There might be some technical questions so the riders must be briefed on specs, like range, top speed, etc.
And then it will get to — because it always does:
Resident: “What does it cost?”
Rider: “Well, I got it as a gift from my [wife/husband/lover/family]. But, you know what I heard? A company called [insert company name] wants to come into this city to rent electric scooters. If I’d known that, I would’ve told my [wife/husband/lover/family] not to buy this for me. It’s a hassle to bring into stores and you can’t really lock it on the street. Plus, it’s pretty heavy to drag around if the battery dies. That company I mentioned, [insert company name]? The electric scooters they want to rent can just be left on the sidewalk. They won’t have docks like CitiBike. So wherever you are, you can just park it and leave it. As long as you have a smartphone and can pay with a credit card to rent, it’s a better deal than owning one of these [dismissive wave of the hand]. I’ve even called my City Council member to tell them I want these rental scooters here. That way, I won’t be riding by myself.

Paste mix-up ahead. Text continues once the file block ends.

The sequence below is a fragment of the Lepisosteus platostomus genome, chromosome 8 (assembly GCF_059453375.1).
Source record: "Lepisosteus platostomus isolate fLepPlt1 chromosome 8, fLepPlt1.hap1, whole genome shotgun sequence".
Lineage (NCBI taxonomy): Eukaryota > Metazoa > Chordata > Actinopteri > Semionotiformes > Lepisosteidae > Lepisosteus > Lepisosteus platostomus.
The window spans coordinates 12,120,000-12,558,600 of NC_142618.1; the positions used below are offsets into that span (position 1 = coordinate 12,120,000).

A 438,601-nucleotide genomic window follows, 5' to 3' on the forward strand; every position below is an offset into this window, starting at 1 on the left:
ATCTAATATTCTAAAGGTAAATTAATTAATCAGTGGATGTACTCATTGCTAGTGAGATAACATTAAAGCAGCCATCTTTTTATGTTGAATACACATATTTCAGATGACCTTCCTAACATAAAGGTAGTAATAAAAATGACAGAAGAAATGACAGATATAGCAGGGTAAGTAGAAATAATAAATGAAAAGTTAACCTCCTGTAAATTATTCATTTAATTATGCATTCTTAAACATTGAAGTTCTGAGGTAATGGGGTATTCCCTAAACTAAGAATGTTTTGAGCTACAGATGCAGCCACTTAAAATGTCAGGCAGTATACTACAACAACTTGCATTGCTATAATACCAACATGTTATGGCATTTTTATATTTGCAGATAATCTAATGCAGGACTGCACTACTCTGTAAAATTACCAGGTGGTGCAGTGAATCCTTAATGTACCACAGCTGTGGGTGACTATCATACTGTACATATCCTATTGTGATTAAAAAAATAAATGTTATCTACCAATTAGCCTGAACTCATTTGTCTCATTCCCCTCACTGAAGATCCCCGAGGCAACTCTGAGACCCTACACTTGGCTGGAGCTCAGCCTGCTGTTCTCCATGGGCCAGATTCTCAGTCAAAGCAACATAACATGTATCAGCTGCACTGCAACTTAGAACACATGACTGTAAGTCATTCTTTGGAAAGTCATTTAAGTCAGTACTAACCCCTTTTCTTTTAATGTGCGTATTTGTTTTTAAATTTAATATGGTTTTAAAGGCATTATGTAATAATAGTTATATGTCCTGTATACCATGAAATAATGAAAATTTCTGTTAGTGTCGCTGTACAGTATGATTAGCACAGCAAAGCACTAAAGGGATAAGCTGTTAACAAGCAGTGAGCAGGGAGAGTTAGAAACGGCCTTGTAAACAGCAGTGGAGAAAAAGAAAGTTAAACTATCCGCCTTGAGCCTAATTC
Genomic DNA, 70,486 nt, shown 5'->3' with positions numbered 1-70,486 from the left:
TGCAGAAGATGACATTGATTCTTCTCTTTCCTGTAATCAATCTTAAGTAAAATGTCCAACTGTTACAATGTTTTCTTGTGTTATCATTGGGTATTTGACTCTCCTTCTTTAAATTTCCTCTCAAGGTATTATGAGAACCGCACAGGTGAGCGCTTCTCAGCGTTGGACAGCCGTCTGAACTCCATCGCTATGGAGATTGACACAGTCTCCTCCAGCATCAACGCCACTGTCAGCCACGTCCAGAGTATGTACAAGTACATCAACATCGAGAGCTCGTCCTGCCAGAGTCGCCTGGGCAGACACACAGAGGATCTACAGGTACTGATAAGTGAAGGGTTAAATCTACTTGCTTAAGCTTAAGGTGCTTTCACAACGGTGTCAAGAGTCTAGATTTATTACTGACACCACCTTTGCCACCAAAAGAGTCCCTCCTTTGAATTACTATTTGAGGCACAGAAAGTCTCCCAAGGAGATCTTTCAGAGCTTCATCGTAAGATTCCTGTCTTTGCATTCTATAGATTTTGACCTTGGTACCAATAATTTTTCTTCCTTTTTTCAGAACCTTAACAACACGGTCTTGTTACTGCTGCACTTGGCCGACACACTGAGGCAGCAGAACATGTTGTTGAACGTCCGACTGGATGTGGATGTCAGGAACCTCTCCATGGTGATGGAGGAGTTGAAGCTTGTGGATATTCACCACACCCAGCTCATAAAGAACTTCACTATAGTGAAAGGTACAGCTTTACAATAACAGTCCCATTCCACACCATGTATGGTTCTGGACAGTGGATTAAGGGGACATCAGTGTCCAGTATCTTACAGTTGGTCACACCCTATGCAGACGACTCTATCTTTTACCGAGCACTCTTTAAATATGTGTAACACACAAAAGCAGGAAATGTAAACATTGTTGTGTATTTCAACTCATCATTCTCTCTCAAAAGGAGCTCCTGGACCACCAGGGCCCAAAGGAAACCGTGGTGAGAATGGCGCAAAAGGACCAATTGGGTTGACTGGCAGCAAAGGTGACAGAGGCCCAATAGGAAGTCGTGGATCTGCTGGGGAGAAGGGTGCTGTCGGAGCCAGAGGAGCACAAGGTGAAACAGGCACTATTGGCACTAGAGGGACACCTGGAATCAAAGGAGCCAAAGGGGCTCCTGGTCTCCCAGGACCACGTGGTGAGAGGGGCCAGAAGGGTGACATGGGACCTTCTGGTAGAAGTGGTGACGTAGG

Must I explain what’s going on there? I think I must.
1) “Well, I got it as a gift from my [wife/husband/lover/family].” — the whole point here is to deflect interest from ownership.
2) “But, you know what I heard?” — this sounds like sharing a secret.
3) “A company called [insert company name] wants to come into this city to rent electric scooters.” — setting the groundwork and planting the company’s name.
4) “If I’d known that, I would’ve told my [wife/husband/lover/family] not to buy this for me.” — it sounds like he just heard about this and again ownership is discouraged.
5) “It’s a hassle to bring into stores and you can’t really lock it on the street. Plus, it’s pretty heavy to drag around if the battery dies.” — owning an eScooter doesn’t sound appealing now, does it?
6) “That company I mentioned, [insert company name]?” — planting the name of the company a second time.